British Unionist Fights Fascism

‘I am a trade unionist. I oppose fascism’

Jason Hunter, a Unison officer in the North West, makes an impassioned defence of trade union anti-fascism

 

Trade unions are proud to challenge the extremism of the far right which threatens hatred and division in our communities. We have always had a social conscience and we’ve always fought for a better deal for those least able to fight for themselves. So it is wholly natural that our activists oppose racism, bigotry and the politics of hate with a passion. Whenever the politics of hate threaten, we get stuck in.

Racism has been described by a leading UNISON activist in this region, who experienced it at school, as “the cowardly politics of the school bully” – something that no one should have to endure. However, the far right would stereotype us as ignoring real “bread and butter issues” and concentrating only on protecting minorities to the disadvantage of most of our members.

Nothing could be further from the truth. It is not just that unions oppose racism because some of our members are directly affected. As racism is arbitrary unfair treatment, the very thing unions were founded to challenge for all workers, it is unthinkable that we would do other than oppose it. We stand up to those with power and influence to find real solutions to our members’ problems. We also reject the divisiveness of racists that would weaken the unity we need to defend and improve members’ terms and conditions.

Indeed, we oppose the politics of hate because it is in the interests of all our members.

Unions are particularly strong among public service workers, the very people who have to put back together societies broken by racist or sectarian division. The fire fighters, police support staff and the health workers are directly hit by violent explosions, such as those in the 2001 disturbances in Oldham and Burnley.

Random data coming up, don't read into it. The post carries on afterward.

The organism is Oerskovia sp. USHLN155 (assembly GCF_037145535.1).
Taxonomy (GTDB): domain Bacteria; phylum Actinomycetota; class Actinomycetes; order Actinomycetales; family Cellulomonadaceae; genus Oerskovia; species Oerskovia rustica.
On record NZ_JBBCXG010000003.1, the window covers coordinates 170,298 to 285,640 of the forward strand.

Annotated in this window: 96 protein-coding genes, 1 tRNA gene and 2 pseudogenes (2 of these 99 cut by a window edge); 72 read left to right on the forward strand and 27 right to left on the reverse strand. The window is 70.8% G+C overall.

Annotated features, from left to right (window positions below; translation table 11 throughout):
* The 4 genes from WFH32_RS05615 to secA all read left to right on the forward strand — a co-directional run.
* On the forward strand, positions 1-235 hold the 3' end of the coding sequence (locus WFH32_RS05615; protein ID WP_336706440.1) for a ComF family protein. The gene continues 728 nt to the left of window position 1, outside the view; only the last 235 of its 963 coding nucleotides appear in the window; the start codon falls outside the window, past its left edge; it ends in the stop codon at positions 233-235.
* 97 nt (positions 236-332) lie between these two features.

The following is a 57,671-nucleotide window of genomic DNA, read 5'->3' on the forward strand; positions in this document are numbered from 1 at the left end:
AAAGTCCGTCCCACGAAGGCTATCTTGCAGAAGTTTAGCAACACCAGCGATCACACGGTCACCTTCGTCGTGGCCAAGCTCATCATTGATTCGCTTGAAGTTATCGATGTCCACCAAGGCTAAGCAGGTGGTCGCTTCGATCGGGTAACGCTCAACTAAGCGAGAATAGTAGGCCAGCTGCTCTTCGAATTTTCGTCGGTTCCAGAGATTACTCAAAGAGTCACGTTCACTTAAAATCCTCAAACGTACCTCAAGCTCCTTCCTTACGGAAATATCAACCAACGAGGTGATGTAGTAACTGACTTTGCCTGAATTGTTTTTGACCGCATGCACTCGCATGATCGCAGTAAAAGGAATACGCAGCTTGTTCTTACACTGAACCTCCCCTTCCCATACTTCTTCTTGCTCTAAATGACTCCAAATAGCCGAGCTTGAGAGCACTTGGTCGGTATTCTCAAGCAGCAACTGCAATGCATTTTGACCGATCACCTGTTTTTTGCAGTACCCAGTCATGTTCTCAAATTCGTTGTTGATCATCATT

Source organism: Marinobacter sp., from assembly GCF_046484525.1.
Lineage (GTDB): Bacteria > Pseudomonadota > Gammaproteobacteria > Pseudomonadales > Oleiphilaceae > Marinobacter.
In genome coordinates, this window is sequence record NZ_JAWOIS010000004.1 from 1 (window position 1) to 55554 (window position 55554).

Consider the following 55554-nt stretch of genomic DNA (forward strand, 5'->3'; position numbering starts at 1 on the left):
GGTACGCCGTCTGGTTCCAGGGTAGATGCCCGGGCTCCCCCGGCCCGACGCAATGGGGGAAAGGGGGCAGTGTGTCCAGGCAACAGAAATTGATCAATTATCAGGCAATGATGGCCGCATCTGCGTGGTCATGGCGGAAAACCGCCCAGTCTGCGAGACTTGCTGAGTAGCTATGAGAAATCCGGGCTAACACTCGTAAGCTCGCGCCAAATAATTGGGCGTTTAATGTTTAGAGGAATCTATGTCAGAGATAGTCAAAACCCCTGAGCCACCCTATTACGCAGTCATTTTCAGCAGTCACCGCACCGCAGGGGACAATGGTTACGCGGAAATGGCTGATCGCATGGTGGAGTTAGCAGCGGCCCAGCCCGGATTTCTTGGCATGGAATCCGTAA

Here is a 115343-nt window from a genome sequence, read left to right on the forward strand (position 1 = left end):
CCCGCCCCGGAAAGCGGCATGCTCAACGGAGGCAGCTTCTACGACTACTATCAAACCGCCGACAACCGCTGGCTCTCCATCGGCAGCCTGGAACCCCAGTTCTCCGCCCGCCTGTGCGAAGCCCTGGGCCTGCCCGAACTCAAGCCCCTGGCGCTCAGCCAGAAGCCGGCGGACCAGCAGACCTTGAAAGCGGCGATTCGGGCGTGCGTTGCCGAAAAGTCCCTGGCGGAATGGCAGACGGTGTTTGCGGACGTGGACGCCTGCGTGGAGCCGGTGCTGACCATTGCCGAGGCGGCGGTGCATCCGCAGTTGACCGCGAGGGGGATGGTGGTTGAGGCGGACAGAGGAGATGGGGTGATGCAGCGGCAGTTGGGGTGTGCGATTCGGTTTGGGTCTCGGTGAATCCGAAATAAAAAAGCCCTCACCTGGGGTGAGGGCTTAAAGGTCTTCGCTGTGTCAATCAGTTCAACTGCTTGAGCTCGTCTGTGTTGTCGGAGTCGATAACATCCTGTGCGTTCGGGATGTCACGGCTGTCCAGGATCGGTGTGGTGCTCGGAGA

We further see blaming minorities for everything as a cowardly substitute for challenging those with real power to address the real problems with which we deal every day.

However, our commitment goes even deeper than that. This is a “bread and butter” matter for unions. We are only as strong as our members. Our influence to get the better terms and conditions our members deserve depends on our having a high and growing member-ship. We have to recruit all workers; we pick and choose at our peril. Yet where we do recruit all workers our bargaining power grows and we get treated seriously as we deserve.

To exclude people from membership, as the BNP (British National Party) would have us do, on the grounds of race, or other arbitrary reasons would give a green light to bad employers to squeeze unions out and just employ, and exploit, those whom the far right would have us abandon. This would be bad for all workers. Yet this is just what the BNP want.

When the BNP recently condemned the TUC for working with Polish unions to stop what Paul Routledge, in the Daily Mirror, calls “bastard employers” cruelly exploiting migrants, they condemned this as treacherous. They know that if we fail to get decent minimum conditions for all, unions would be weakened. But this is precisely what they want. Unionised workers out of work, migrants blamed and a rising tide of hatred from which only the BNP will benefit. The far right are not just enemies of those they hate, they are the enemies of all workers.

In the NHS and other key services that have depended on migrant labour from abroad due to chronic skills shortages, it would be suicidal for trade unions not to organise all workers. BNP policies would cause these services to collapse, if people they target are driven out.

If the far right become mainstream, extreme anti-union policies will result. The extremists hate unions with a vengeance as we stand up for workers of all backgrounds and deny them the chance to divide people. Their Führerprinzip and autocratic nature, which they share with all rightwing bigots, would bring them in to conflict with unions. It’s no accident that all dictators attack unions first as we have the means to organise people to resist them.

However, as much as anything, unions reject the BNP claims to be the only ones listening to the white working class. Union activists spend their lives knee deep in the problems of all workers. That we do not always succeed quickly against difficult and complex problems is twisted by the fascists to imply we are not fit for purpose. Yet a cursory glance at their record as councillors indicates the disaster that would befall workers if we had to rely on them.

Unions are getting on with it. For example UNISON is currently winning rises for low-paid contractors bringing them into line with NHS wages. All major national pay claims are bottom loaded to get more for the lower paid. Also unions have found that the lessons learned from challenging racism can be applied to benefit all workers. Challenging discrimination against women, disabled workers, and on the basis of age, challenging bullying or low pay, can benefit all workers at some stage of their lives, and pioneering work against racism helps us develop our strategies to fight all inequality.

Unions unreservedly campaign against unfair discrimination and stand for full equality and fairness for all.

 

© Searchlight Magazine 2008